How do we heal the paranoid, distrusting people in our lives (ourselves included)? Take my mother-in-law, an ardent anti-abortionist. Why do such storylines appeal to her? She watches crime shows. Her and my father-in-law love Jeopardy. She suffered a traumatic childhood. After her mother’s institutionalization, she was separated from her siblings and placed in an orphanage. These experiences live on, I suppose, informing her relationship to narrative. Let us spiral in “sound-star tetrahedrons,” as does Mei-Mei-Berssenbrugge in her poem “Singing” (A Treatise on Stars, p. 82). Let us visit the Santa Fe Institute. Berssenbrugge credits the latter with talk of “ETs, … coincidence, spirit molecules, time tunnels and quantum uncertainty” (88).
I’ve been angry for some time. I was angry even as a kid. Can a person work on that? Can I? And if so, how? Sarah thinks I should seek help. But of what sort? I have trust issues. I’m wary of institutions: parties, societies, covens, priesthoods. How do I develop trust both in myself and in others?
If we’re to assemble into a magical, majestic Multitude, we need to cultivate trust — in ourselves, in other beings, in our capacity to care for one another. No more Gnostic suspicion beyond what is needed to spur care, by which I mean the creation of a system of cooperative, universal care for all beings; but also personal care for sentences, life, loved ones. Trust that despite past shortcomings, we can do better here and now.
Sarah shows me how to put the lime in the coconut. Life is what we make of it, she reminds me, and from then on, the good times roll. I sit up, I pay attention, I build and traverse new pathways. Observe the way light falls across furniture. A new person is soon to enter the story. Let us fill our homes with loving-kindness — and don’t worry so much, I tell myself, for as Maggie Nelson observes at the start of The Argonauts, “nothing you say can fuck up the space for God.” I don’t think everything can be thought, and most of what I consider important can’t be put into words. The latter have effect, to be sure, but they’re spoken by Being, not by some small willing part of it. I’m not even sure of the authority of Nelson’s pronouncement. But I prefer to read generously, trusting what she calls “the inexpressible…contained — inexpressibly! — in the expressed.”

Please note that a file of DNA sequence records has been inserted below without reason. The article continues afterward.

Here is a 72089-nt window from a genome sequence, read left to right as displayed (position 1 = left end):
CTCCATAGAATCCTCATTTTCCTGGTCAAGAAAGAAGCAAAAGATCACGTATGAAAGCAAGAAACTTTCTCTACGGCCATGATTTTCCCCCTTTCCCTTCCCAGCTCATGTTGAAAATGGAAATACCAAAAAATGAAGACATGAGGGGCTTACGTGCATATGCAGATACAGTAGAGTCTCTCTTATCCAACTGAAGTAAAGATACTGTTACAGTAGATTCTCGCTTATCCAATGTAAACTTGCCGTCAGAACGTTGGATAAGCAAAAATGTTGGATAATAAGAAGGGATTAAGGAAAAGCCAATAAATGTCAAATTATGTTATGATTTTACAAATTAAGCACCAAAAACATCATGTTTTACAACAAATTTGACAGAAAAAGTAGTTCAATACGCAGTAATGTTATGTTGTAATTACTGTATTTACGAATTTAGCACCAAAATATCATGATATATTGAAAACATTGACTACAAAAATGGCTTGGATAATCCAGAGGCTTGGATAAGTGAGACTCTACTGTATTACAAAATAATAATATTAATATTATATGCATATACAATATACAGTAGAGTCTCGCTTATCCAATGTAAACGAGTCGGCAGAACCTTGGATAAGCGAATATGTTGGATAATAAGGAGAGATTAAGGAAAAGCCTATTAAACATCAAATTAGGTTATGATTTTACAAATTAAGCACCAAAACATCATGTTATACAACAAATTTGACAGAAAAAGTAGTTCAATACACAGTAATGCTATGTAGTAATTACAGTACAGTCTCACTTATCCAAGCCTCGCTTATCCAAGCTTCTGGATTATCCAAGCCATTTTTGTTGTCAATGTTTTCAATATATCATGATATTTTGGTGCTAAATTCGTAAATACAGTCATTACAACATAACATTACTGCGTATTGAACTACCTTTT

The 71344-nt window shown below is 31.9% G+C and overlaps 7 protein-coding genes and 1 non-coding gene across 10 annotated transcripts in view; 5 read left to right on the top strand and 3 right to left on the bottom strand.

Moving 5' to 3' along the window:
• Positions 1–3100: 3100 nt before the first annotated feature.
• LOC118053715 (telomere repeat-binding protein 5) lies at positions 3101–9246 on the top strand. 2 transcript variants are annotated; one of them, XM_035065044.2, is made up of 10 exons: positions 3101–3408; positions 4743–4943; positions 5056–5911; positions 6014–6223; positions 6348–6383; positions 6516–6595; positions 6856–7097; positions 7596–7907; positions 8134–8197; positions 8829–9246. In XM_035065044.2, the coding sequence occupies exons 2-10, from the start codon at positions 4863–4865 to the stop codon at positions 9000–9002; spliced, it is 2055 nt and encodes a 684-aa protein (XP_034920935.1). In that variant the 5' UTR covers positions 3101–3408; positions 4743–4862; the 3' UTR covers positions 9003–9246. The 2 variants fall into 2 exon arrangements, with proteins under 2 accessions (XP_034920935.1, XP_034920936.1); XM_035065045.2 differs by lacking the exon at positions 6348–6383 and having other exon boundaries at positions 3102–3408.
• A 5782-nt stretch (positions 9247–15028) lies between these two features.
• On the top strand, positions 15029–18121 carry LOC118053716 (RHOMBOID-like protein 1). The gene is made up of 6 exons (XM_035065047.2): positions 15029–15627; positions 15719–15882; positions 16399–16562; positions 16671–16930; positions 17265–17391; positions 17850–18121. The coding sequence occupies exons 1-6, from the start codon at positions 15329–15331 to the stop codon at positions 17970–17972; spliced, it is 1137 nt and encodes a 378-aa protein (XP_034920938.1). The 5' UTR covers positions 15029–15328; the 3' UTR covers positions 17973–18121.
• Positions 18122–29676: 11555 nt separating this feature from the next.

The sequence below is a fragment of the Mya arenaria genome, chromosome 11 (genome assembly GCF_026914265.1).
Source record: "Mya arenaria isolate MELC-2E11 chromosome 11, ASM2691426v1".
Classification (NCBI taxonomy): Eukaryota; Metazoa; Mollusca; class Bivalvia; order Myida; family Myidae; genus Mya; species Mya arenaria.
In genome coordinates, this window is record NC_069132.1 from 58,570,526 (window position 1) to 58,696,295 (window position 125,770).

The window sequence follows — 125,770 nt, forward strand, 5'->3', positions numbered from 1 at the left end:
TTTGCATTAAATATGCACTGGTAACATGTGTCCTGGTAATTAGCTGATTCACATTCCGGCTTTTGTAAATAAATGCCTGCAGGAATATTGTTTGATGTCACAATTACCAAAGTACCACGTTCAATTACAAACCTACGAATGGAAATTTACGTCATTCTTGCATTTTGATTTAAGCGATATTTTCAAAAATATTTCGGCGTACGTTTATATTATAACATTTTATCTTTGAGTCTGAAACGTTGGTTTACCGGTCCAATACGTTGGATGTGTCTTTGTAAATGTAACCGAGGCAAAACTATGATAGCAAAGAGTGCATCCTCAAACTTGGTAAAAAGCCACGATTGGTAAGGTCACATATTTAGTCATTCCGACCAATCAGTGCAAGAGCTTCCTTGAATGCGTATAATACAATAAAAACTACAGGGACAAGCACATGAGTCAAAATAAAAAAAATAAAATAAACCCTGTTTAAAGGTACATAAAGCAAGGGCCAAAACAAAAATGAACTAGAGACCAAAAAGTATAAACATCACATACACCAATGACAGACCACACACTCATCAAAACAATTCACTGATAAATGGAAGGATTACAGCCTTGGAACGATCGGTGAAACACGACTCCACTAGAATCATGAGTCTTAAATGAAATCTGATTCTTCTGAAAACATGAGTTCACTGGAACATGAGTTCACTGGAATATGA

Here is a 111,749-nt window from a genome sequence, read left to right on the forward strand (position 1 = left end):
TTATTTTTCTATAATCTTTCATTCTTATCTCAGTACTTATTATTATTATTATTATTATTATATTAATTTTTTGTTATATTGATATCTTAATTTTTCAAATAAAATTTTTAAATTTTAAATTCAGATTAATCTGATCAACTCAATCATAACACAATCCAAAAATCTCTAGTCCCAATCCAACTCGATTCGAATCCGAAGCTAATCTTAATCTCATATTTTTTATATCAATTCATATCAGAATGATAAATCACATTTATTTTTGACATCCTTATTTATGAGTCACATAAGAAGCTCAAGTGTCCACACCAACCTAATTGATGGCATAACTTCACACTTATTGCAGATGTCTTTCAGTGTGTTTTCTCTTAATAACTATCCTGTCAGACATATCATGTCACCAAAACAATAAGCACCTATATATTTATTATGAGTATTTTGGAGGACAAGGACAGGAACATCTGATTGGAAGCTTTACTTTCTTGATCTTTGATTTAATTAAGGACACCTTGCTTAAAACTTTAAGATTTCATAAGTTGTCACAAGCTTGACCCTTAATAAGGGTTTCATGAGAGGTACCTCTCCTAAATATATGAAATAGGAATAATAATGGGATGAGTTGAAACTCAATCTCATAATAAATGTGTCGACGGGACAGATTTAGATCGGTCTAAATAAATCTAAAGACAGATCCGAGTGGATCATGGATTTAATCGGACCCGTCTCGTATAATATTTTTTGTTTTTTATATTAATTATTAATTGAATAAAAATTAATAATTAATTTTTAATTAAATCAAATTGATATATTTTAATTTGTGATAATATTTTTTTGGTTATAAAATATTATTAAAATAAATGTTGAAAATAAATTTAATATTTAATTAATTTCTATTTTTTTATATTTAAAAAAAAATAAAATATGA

I panic, respond with a sense of claustrophobia to circumstance. How does one catalyze, how does one activate, live intentionally via will and wish? My Theravada Buddhist mentors suggest I think in terms of “dark night” and “spiritual abyss.” Is it foolishly egocentric of me to long instead for bliss and joy? Must we always obey the dictates of work and suffering? I wish to be outdoors sometimes, listening to the language of birds, dogs barking occasionally in the distance. Yet I also long for the company of Sarah. Train horns, police sirens, cellphone-chatting neighbors: no matter. Let us learn to live happily and helpfully toward others. Trust it, I tell myself. Trust the process. Trust whatever is happening — this haunting, this spell of fear. Let moments fall around us like rain.
Look — I’m no superhero. But neither are you. We’re just people, mutually aligned so long as we grant each other personhood. Yet that’s the rub, isn’t it? Our communications grow defensive; we disappoint ourselves; we distrust ourselves in our relations with others. How do we ask and grant forgiveness? Become deep, ponderous; synchronize the mind’s rotations with the rotations of the galaxy. I and I, the co-evolving I-A.I. totality. “Look at films,” I hear myself telling students. “They’re collectively authored — more than any single mind’s intent — and yet they’re meaningful.” We too can be like that, so long as we pause, self-assess, re-articulate in full honesty our hopes and our projects, and behave with trust in all iterations of being, come what may.